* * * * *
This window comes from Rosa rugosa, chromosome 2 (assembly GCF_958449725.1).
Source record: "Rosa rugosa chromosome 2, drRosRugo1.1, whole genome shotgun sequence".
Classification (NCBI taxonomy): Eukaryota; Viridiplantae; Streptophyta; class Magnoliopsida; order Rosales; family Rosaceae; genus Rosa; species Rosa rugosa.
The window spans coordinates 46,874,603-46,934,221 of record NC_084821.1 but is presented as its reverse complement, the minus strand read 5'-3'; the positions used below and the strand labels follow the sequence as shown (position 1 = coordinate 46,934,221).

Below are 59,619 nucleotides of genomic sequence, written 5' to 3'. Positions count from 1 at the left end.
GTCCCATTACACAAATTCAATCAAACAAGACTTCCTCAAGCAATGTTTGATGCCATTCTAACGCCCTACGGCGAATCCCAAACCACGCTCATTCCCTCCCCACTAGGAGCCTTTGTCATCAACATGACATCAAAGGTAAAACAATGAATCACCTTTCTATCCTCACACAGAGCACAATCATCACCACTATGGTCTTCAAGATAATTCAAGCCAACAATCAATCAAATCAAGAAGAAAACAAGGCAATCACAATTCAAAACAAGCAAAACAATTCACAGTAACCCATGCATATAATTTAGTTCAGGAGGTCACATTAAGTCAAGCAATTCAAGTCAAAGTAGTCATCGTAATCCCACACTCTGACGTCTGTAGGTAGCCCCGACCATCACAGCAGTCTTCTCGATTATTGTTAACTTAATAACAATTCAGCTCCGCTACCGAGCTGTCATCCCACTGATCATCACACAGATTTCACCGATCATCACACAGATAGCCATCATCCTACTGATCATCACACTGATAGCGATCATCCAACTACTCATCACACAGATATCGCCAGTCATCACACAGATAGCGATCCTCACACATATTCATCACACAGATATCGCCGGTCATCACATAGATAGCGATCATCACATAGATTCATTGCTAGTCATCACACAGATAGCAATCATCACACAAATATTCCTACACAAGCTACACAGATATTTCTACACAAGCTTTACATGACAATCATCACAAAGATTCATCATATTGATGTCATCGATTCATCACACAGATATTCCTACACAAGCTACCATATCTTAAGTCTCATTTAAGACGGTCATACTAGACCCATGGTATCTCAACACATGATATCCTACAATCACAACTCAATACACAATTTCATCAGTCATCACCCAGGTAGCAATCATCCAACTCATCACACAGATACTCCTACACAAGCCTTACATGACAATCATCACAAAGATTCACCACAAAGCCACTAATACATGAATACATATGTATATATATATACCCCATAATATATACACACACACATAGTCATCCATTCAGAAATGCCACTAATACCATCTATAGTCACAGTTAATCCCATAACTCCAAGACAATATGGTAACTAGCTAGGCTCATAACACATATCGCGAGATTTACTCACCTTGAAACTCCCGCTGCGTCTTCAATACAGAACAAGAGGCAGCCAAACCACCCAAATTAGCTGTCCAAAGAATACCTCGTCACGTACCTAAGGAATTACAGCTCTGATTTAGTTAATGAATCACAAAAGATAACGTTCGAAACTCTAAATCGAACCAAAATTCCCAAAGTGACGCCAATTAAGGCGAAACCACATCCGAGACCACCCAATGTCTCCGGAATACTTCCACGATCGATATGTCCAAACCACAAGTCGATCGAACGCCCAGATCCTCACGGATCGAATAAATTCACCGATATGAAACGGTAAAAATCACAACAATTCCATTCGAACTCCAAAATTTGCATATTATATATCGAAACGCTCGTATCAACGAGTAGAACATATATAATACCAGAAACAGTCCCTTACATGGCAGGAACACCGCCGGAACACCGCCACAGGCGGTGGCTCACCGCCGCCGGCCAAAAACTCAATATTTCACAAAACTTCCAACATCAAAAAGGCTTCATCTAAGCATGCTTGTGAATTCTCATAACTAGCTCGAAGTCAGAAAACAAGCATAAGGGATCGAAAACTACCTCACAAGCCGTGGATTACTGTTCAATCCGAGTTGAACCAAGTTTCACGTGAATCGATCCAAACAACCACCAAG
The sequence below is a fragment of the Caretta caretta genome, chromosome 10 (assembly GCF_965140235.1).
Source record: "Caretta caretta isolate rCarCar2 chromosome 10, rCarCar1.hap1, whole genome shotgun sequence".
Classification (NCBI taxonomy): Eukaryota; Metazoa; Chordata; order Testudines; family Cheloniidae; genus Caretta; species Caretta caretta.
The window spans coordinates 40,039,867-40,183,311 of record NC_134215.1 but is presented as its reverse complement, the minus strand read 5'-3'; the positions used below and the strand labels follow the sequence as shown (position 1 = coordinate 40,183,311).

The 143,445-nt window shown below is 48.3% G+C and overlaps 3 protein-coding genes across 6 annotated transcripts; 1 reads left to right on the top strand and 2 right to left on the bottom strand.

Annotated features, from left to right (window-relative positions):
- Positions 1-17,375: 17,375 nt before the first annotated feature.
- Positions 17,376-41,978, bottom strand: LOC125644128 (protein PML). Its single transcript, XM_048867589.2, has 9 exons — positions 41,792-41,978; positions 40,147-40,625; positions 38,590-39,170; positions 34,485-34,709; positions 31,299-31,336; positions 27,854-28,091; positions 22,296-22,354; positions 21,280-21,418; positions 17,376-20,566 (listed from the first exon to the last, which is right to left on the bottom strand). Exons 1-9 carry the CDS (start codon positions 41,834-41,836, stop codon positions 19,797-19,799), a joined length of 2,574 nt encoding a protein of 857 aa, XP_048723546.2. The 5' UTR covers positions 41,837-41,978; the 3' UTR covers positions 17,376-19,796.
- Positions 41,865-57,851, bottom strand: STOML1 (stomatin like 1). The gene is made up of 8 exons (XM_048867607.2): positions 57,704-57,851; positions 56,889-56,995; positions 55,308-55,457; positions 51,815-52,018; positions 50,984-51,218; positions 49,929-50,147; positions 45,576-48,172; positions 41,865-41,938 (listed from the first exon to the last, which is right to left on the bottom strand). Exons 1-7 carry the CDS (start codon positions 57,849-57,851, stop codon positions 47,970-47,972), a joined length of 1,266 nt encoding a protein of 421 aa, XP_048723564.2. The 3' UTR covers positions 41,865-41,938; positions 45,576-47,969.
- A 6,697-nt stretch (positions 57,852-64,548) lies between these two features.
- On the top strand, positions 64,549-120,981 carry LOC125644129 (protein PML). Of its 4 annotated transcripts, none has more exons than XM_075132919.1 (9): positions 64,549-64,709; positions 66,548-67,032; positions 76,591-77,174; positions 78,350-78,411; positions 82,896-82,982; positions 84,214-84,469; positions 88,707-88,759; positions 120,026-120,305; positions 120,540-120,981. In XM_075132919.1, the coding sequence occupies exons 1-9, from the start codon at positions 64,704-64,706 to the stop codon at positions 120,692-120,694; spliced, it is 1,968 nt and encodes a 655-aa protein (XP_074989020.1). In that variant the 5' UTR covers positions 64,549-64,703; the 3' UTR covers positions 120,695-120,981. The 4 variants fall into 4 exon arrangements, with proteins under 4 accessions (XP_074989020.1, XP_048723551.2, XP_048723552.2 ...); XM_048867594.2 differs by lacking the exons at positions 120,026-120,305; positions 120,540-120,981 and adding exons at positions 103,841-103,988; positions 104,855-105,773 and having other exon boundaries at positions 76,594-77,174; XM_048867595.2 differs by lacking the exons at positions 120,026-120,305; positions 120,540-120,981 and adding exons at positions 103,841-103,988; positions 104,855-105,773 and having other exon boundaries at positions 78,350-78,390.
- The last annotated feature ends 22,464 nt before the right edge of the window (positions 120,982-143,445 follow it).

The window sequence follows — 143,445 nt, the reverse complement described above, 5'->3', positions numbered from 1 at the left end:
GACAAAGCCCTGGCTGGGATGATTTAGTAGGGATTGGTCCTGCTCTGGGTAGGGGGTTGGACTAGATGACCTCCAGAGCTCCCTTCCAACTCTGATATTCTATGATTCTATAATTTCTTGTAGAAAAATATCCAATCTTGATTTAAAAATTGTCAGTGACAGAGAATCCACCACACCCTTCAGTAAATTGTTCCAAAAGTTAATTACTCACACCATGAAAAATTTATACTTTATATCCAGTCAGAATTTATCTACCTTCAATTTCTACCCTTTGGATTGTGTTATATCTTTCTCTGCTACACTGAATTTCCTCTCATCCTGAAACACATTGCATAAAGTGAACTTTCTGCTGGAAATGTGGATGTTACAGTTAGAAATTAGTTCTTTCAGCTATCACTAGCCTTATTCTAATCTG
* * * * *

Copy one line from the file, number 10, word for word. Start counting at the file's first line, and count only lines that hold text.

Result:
The window spans coordinates 40,039,867-40,183,311 of record NC_134215.1 but is presented as its reverse complement, the minus strand read 5'-3'; the positions used below and the strand labels follow the sequence as shown (position 1 = coordinate 40,183,311).